• Bleeding of the mouth and gums, and bleeding that is hard to stop after losing a tooth.

  •   Bleeding after circumcision (surgery performed on male babies to remove the hood of skin, called the foreskin, covering the head of the penis).

  • Bleeding after having shots, such as vaccinations.

  • Bleeding in the head of an infant after a difficult delivery.

  • Blood in the urine or stool.

  •  Frequent and hard-to-stop nosebleeds. 

 Source: National Hemophilia Foundation


Types of Hemophilia

Many sources identify the two common types of the bleeding disorder, but others exist.

The most common types are:

  • Hemophilia A
o   This is commonly referred to as classical hemophilia. The symptoms usually vary based on age and severity of the illness. It is generally classified as being either mild, moderate, or severe. People with mild cases of hemophilia may go undiagnosed till adulthood because they usually don’t experience considerable bleeding until they have surgery or experience major trauma.
  • Hemophilia B

o   Sometimes called the “Christmas disease”, this type is similar to classical hemophilia. Though similarities exist, this type is reportedly four times less common than Hemophilia A.

Most rare forms of the disorder are:

  • Hemophilia C

o   This is also known as Rosenthal syndrome. Bleeds in this type of hemophilia are generally milder. The spontaneous and internal joint bleeds that are common for other types of hemophilia do not happen with Rosenthal syndrome.

  • Acquired Hemophilia

o   This type of hemophilia occurs when the immune system does not detect a clotting factor. The bleeding in this type usually happens just below the skin, in the muscles, and in the gastrointestinal tract. The bleeding is often severe and spontaneous which means that it can happen without any clear cause.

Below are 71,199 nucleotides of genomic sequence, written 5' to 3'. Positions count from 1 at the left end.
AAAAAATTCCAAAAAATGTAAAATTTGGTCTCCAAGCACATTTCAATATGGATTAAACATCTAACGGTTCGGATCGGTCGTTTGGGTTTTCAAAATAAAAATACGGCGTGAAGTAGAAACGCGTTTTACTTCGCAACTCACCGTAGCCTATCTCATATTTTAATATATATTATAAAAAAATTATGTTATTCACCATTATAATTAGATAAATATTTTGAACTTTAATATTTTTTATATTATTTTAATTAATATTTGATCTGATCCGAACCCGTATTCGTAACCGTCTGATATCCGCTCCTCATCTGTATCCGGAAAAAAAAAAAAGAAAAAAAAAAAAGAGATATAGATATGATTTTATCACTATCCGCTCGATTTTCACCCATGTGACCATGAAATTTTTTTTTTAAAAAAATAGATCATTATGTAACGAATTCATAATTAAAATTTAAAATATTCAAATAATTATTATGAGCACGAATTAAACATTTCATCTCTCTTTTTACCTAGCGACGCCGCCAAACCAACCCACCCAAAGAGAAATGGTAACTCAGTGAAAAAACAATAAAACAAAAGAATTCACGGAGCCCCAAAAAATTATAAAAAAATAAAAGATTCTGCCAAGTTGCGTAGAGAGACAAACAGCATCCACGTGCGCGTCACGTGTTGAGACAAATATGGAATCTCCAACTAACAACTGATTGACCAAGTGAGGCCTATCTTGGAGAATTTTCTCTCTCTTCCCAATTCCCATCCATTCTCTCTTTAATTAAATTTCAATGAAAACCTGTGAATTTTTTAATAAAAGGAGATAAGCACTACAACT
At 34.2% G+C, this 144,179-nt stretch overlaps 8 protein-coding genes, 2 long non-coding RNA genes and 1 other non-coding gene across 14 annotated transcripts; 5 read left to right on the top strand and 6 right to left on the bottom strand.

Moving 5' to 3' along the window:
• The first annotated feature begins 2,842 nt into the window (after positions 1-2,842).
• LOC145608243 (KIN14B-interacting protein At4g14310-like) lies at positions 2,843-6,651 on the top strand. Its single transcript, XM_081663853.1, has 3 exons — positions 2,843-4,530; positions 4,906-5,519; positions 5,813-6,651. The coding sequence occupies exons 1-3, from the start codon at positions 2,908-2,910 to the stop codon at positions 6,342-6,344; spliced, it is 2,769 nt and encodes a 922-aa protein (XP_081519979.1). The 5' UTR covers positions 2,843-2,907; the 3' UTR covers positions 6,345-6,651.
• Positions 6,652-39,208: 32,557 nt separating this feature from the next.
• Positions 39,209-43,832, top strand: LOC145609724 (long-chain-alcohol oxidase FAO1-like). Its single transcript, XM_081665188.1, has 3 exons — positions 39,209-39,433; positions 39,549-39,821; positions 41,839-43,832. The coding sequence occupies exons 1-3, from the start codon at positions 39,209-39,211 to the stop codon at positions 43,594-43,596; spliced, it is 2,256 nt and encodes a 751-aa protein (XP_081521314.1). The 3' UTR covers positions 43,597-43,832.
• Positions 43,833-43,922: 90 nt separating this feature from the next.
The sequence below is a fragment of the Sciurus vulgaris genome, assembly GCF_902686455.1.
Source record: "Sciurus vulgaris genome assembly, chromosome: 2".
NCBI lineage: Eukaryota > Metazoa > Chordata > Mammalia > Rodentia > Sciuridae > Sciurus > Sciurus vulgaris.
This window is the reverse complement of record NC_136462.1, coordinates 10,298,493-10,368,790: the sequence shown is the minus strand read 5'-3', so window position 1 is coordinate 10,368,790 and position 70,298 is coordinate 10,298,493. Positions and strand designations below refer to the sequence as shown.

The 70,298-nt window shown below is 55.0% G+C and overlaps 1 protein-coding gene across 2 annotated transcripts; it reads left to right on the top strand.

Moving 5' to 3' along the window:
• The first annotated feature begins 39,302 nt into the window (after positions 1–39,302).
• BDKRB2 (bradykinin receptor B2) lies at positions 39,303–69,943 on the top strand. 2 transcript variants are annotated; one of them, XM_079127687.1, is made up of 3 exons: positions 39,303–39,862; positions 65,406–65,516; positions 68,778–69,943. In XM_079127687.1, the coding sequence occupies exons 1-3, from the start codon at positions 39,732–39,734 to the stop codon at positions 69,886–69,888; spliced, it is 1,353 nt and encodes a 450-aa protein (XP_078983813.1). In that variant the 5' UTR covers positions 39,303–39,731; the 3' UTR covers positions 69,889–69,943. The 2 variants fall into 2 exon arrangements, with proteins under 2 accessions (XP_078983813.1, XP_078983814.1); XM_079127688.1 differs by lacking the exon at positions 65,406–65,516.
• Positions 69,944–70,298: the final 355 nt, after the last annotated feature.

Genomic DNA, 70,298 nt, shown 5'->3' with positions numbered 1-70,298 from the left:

Hemophilia and Race

A study conducted by the CDC and the US HTC Network that used data for the period 2012 – 2018 had among its main findings that Black people and people of Asian descent have fewer occurrences of hemophilia when compared with White people and the Hispanic population, where hemophilia rates are high. Interestingly, among the study’s identified gaps was the decreased prevalence of hemophilia in the Black community being reported as unknown. This biggest potential reason for this is countless – such as the lack of access to equitable medical care and coverage, for example.

Addressing the Accessibility Issue

Rita Colorito in a 2021 article for Bleeding Disorders Magazine, HemAware shares, “racial and ethnic disparities in healthcare are nothing new. Black and Latinx people have long struggled with getting others to understand the added barriers they face to receiving necessary and adequate care.”

In the article, Colorito speaks with the first vice president of health equity, diversity, and inclusion at the National Hemophilia Foundation (NHF), Keri Norris, who says, “We know that there are multiple disparities across chronic diseases, including inherited blood disorders…Marginalized populations are often blamed for their own poor health outcomes because many relate their condition mostly to a behavioral choice or poor medication adherence.”  She goes on to address unconscious bias and the factors that contribute to it.